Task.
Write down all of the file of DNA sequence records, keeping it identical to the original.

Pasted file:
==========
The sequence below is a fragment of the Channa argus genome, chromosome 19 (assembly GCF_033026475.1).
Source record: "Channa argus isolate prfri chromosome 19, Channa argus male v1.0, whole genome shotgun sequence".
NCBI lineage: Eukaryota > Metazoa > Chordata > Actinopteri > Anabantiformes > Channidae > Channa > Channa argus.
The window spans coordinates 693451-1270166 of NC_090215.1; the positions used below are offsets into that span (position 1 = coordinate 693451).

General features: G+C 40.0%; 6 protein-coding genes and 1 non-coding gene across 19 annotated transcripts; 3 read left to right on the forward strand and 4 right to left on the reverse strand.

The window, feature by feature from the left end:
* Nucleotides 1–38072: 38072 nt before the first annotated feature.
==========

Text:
The sequence below is a fragment of the Channa argus genome, chromosome 19 (assembly GCF_033026475.1).
Source record: "Channa argus isolate prfri chromosome 19, Channa argus male v1.0, whole genome shotgun sequence".
NCBI lineage: Eukaryota > Metazoa > Chordata > Actinopteri > Anabantiformes > Channidae > Channa > Channa argus.
The window spans coordinates 693451-1270166 of NC_090215.1; the positions used below are offsets into that span (position 1 = coordinate 693451).

General features: G+C 40.0%; 6 protein-coding genes and 1 non-coding gene across 19 annotated transcripts; 3 read left to right on the forward strand and 4 right to left on the reverse strand.

The window, feature by feature from the left end:
* Nucleotides 1–38072: 38072 nt before the first annotated feature.